The Central African Republic (CAR) is a landlocked country in Central Africa. It borders Chad in the north, Sudan in the east, the Democratic Republic of the Congo and the Republic of the Congo in the south, and Cameroon in the west. Bangui is the capital city.
It is comparable in size to Ukraine or slightly smaller than the state of Texas.
Much of the country consists of flat, or rolling plateau savanna, about 500m above sea level. Two thirds of the country lies in the basins of the Ubangi River, which flows south into the Congo River, while the remaining third lies in the basin of the Chari River, which flows north into Lake Chad.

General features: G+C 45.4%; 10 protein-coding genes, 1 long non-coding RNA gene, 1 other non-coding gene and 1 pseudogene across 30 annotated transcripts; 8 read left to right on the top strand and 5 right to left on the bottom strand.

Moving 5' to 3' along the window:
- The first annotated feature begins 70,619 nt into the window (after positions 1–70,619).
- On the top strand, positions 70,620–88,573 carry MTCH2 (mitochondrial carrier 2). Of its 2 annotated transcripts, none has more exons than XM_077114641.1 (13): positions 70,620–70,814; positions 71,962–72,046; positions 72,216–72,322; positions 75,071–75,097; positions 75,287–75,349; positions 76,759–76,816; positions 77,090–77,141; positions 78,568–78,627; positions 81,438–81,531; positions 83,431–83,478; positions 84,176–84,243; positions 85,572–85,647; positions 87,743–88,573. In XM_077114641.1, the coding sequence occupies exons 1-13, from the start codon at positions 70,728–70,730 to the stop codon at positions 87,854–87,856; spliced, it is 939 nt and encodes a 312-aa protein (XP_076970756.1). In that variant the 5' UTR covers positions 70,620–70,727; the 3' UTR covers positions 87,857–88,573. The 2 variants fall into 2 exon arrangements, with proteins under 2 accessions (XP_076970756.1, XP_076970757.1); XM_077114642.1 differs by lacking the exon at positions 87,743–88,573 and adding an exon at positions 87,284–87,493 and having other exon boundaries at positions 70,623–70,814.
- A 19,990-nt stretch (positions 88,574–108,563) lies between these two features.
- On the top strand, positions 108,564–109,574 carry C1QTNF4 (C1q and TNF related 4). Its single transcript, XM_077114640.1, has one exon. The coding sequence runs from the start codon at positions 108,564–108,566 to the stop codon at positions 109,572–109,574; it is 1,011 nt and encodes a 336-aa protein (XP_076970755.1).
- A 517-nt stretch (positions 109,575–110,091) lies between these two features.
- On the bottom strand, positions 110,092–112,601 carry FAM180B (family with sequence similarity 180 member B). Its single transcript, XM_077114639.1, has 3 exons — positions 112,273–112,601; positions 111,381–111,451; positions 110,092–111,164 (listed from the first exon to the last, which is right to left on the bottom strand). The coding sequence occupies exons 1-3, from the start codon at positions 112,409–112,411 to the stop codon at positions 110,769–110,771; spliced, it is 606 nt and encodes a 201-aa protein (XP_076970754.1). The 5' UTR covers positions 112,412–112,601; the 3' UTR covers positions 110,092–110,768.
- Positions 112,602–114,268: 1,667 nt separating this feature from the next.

The Central African Republic (CAR) has been unstable since its independence from France in 1960 and is one of the least-developed countries in the world. It has endured several coups and a notorious period under a self-declared emperor, Jean-Bedel Bokassa, who headed a brutal regime.
Illegal weapons proliferate across the CAR, the legacy of years of unrest. Armed groups are active in the volatile north. The unrest has displaced tens of thousands of Central Africans; many of them have crossed the border into Chad.
The CAR possesses considerable agricultural, water and mineral resources. But corruption is rife, according to the IMF, and affects the timber and diamond industries.
The country is endowed with virgin rainforests and has some of the highest densities of lowland gorillas and forest elephants in Africa.